Joyce Antler teaches American Studies at Brandeis University and is the author of You Never Call! You Never Write!: A History of the Jewish Mother. Below Antler imparts some Passover wisdom in an article made for sharing with your mother. For those of you celebrating, “L’shana ha’ba-ah b’Yerushalayim.”
While Jews everywhere in the world sit down to their first seder tonight to relive the story of the Exodus from Egypt, many will participate in a new ritual, sipping from a cup of water in honor of Miriam, prophetess and sister of Moses, who helped nurture the Israelites during their long journey in the desert. Moses’ and Miriam’s mother, Jocheved, is often forgotten in this freedom narrative, but she exemplifies the caring and nurturance common to Jewish mothers who hovered over their children–sometimes in the background and disguised, as was Jocheved–but always concerned with their children’s safety and security.
Jewish mothers have gotten a bad rap–especially in recent American culture–and they emerge mostly as comic caricatures: manipulative, whiny, guilt-inducing, and overprotective. It’s easy to imagine the Jewish mother hovering over her children–holding the spoon and urging them to take one more bite. But there’s an alternative stereotype: the Jewish mother as an emblem of unstinting love and nurturance, the Jewish mother as represented by Jocheved. Defying Pharoah’s edict, Jocheved was willing to float her baby’s basket on the water as a means to his rescue. Along with Miriam, the midwives Shifra and Puah, and Pharoah’s daughter, the women who make the Passover story possible, Jocheved stretches beyond the boundaries of her specified role in the culture and intervenes to save her child’s life.
Not every mother must make such a fateful choice. But even mothers’ less terrible choices can loom very large–when to hover in the foreground of her children’s lives, when to stay in the background and support them indirectly, how much of her own career or interests to sacrifice for theirs. Her interventions may change as the child’s needs and her own level of emotional and material comforts change, and so she may move in and out of the work force, and her children’s lives, depending on strategic assessments.
Yet rather than credit Jewish mothers, and all mothers, for their craft and skill in molding these patterns of nurturance, often on an individual and emergency basis and in precarious situations–we tend to blame, criticize, and mock them. But the dominant, negative, and nearly ubiquitous stereotype of the Jewish mother doesn’t fit the positive way Jewish women see their own mothers– or how they see themselves as mothers. Nor does it fit the facts. Historically, the Jewish mother’s goal was to make her children self-reliant, not to infantilize them. Whenever we acknowledge Jews’ great success in America, we should credit the Jewish mother and the many ways in which she modeled strength and resiliency for her children.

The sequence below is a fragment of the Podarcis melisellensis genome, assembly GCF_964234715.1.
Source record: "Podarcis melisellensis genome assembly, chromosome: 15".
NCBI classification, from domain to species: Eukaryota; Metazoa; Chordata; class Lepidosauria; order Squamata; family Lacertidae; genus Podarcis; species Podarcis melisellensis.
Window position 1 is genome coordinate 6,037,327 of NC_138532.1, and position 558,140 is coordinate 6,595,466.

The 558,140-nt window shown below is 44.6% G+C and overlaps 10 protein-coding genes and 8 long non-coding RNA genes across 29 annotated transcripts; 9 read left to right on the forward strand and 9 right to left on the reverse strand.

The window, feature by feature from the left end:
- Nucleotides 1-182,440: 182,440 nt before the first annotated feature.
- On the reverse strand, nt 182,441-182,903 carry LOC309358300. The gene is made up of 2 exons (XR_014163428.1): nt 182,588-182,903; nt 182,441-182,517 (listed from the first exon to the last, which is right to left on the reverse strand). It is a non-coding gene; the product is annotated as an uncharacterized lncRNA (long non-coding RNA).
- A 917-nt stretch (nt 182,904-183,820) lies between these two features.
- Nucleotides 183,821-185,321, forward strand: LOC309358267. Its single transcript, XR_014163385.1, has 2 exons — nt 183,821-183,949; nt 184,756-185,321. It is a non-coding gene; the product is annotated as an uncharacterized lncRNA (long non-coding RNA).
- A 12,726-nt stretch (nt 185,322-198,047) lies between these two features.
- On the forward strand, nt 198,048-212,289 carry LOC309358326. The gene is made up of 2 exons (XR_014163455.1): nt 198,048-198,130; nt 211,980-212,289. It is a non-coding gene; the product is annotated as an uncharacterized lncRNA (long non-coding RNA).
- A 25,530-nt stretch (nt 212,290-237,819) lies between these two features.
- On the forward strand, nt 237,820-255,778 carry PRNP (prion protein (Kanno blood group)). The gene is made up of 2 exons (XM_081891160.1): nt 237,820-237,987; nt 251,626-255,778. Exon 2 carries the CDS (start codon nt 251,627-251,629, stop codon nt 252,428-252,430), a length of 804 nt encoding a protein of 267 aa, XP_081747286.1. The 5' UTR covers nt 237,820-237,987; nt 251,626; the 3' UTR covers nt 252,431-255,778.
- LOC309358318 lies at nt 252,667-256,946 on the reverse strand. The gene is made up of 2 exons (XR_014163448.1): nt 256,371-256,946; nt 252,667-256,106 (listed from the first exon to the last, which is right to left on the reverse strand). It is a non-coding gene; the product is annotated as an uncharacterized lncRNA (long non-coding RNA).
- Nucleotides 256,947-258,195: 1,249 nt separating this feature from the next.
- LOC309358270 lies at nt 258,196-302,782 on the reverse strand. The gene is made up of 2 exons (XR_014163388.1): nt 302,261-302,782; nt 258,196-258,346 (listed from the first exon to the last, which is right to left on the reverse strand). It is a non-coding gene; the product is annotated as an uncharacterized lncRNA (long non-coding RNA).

In many ways, today’s newly famed ‘helicopter” mother who hovers over her children and is on call 24/7–self-sacrificing, overprotective, deeply embedded in every aspect of her children’s lives–resembles the fabled Jewish mother caricature. Unfortunately, she too is blamed–and she blames herself– if she doesn’t give up everything for her child or, on the other hand, if she is “too involved.” This double-bind can only result in a harmful dose of guilt–not so much induced in the unappreciative child–but in the mother herself who doubts her own skills and internalizes the ridicule showered on her. If we have learned anything from studying educational achievement and social well-being, it is that mothers’ presence in their children’s lives is vital. Yet mothers too often become scapegoats for larger social ills and targets for misogyny.
Part of the difficulty lies in finding the positive phrases for warmth and caring–the other side of the stereotype. Could it be that the Jewish mother’s “nagging” was just “another form of love-making?” asked a researcher working with anthropologists Margaret Mead and Ruth Benedict on a post-World War II study of the Jewish family. Yet despite good intentions, the Mead-Benedict study, and the many that followed, portrayed the Jewish mother according to a recurrent one-note pattern: nagging, whining, suffering, and excessively overprotective.
When we roll back the outer surface of how Jewish mothers have been portrayed throughout American culture, we see that just as in the Exodus story, their ministrations have been critical to their offspring’s –and their communities’–survival. Their stories, like Jocheved’s, must be brought to the forefront of how we understand women’s myriad roles and the entire panorama of cultural change. Despite their largely negative press, today’s helicopter moms, carefully supporting and encouraging their precious young, are leaving their own positive imprint on the historical record.